The easiest to strike up a conversation with a LinkedIn user is via common ground. Luckily, LinkedIn provides an abundant amount of information about a person’s career path and professional interest.

So when you find a potential customer and wish to connect or reach out, scan through their profile, their recent activity and pages they follow. Take note of their current position, how long they’ve been at a company and their past professional experience to find common ground or spot an intriguing aspect about them which sparks your interest.

Keep these aspects in mind when crafting your first message to them. This ensures the first point of contact is targeted, personal and relevant. Tailoring your InMail’s shows that you’ve done your research, paid attention and care about them and their company.

LinkedIn InMail writing guidelines

When crafting the perfect message, there are a few things to pay attention to. For example, you want to create a subject line which intrigues and piques the reader’s interest. Since this is the first thing a user will see, it needs to be catchy, to the point and relevant. It’s also nice to greet your prospect by their first name so that they know this message is intended for them.

The body of the message should revolve around the recipient rather than you and your needs. It’s also good practice to quickly establish why you are reaching out so that the reader is not left wondering what the point of your message is.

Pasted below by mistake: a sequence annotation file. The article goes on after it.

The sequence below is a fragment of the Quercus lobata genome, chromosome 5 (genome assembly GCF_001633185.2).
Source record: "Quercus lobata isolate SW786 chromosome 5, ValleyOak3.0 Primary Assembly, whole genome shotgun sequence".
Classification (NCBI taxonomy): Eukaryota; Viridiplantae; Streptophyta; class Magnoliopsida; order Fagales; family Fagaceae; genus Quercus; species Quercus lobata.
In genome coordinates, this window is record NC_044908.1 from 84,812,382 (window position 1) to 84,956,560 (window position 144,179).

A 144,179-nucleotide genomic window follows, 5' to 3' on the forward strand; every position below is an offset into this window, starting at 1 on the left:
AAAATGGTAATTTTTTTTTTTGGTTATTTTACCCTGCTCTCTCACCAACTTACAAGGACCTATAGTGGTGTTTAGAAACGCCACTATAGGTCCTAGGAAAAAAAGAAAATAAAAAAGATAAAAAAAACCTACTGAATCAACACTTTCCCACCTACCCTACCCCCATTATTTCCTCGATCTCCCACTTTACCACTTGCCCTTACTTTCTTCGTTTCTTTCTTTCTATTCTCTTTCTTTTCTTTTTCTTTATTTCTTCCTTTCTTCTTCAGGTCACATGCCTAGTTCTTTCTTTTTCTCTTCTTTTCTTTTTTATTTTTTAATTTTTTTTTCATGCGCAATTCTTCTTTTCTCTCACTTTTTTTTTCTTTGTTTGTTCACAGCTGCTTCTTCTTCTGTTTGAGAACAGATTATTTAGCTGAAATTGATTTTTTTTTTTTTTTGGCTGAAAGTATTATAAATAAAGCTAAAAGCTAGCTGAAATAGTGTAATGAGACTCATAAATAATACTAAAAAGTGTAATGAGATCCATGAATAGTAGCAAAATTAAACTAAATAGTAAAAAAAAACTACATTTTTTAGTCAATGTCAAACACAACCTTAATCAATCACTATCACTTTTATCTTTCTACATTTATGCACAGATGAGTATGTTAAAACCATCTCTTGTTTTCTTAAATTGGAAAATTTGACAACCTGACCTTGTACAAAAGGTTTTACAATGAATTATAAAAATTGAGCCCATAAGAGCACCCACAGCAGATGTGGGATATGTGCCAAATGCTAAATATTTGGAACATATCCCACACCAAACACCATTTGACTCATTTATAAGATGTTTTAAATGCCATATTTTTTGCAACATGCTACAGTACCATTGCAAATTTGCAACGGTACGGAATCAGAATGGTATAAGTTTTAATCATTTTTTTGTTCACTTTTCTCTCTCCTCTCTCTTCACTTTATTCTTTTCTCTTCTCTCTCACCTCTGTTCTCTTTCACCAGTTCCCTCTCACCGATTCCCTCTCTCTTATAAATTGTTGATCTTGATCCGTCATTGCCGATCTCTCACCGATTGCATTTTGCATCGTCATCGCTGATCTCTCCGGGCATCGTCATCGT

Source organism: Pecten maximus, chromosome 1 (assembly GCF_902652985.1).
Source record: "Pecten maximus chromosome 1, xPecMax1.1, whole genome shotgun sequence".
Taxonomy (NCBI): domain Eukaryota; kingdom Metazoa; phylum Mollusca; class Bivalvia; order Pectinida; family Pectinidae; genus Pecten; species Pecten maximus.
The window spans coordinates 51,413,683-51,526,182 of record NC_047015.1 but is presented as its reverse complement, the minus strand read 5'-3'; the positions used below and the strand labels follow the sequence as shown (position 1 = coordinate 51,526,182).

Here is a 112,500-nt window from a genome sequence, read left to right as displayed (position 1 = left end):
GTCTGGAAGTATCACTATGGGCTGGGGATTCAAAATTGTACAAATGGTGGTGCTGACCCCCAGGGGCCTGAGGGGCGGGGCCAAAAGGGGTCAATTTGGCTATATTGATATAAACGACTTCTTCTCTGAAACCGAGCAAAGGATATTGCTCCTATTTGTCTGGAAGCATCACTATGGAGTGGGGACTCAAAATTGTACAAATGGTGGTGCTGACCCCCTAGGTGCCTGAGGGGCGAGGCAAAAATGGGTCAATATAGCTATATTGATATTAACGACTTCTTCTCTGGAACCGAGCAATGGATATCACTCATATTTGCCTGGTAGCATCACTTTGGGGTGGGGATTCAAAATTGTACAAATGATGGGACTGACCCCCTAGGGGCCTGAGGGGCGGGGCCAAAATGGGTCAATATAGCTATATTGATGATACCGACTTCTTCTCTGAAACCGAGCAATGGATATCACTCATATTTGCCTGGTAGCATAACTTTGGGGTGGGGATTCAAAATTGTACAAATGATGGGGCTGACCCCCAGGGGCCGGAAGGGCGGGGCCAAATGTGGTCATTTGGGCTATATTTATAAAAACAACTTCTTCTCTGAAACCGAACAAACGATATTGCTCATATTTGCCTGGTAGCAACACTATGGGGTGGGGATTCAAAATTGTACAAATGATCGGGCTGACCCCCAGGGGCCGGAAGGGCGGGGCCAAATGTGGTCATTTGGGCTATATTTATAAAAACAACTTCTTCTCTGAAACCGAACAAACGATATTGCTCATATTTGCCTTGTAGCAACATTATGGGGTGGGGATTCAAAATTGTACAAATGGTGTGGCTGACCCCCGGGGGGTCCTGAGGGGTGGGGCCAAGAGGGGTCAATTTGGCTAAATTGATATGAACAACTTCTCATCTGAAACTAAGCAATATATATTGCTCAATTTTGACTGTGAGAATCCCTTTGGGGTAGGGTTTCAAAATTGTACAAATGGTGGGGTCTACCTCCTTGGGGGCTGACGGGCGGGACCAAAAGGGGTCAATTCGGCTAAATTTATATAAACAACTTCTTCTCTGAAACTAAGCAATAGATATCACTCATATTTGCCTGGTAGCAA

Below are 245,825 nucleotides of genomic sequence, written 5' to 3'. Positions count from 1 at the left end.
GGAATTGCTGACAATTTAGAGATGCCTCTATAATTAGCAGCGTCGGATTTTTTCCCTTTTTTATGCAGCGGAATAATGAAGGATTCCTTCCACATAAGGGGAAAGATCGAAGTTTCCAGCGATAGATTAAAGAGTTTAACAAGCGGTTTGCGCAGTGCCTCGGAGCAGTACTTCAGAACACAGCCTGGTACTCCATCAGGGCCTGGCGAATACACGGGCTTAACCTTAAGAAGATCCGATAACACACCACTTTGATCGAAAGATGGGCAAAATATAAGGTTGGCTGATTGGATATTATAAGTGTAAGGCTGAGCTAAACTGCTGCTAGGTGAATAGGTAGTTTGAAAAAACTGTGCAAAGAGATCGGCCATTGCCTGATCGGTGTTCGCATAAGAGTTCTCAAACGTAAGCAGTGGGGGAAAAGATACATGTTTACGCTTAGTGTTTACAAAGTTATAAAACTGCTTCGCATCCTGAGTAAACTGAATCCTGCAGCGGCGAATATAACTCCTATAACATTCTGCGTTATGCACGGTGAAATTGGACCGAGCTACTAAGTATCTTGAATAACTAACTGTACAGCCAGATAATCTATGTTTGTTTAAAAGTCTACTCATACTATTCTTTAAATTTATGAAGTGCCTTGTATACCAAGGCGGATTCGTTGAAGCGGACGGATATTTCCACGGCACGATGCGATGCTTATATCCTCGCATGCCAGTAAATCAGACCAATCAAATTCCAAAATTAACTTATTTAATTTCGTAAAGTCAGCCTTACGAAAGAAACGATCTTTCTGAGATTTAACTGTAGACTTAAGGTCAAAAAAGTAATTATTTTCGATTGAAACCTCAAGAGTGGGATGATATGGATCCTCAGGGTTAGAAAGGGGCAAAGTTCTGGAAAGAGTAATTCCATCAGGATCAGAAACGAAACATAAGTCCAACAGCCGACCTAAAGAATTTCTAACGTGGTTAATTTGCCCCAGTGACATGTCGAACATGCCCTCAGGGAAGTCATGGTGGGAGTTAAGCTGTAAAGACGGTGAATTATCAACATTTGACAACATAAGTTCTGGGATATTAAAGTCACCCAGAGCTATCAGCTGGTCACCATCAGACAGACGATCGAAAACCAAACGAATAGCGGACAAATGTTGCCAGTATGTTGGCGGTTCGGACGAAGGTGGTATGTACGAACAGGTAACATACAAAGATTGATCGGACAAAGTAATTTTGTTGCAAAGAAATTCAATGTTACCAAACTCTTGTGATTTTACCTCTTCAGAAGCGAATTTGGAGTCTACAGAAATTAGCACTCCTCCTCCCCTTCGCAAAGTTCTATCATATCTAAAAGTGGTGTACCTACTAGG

Furthermore, stick to one reason for reaching out. For example, don’t send a connection request whilst also inviting this person to your upcoming webinar and telling them about your newest eBook. Focus on one point and one point only, such as how you came across their profile, what you have in common, or what about their experience interests you.

Keep it short

Much like cold emailing, the length of your InMail message has a significant impact on whether someone reads your message and responds or not. Think of LinkedIn messaging as instant messaging, not emailing. So avoid sending multiple paragraphs of text when a few concise sentences will do the trick. Your goal in your first cold LinkedIn message is to get the recipient to respond. That’s it.

Give the person a reason to reply

If you received a message from a stranger, you probably wouldn’t be inclined to respond unless they gave you a good reason, right? That reason probably doesn’t involve a stranger trying to sell you a product or service. However, simply because you are seeking to establish a relationship doesn’t mean you don’t want to keep the conversation going.

To do this, ask a question at the end of your message. It could be asking them for insights, something pertinent to their company or role, or simply their interests in a specific topic. But this keeps the ball rolling rather than cutting the conversation short.

Increase your reach

It can feel intimidating to reach out to someone you don’t personally know. However, by putting these principles into practice, you can craft a winning InMail template which hits all the marks.

The secret is to keep it short and relevant, tailor your message and prioritise the reader. From the subject line to your choice of closing question, personalisation demonstrates that you did your research and that you care.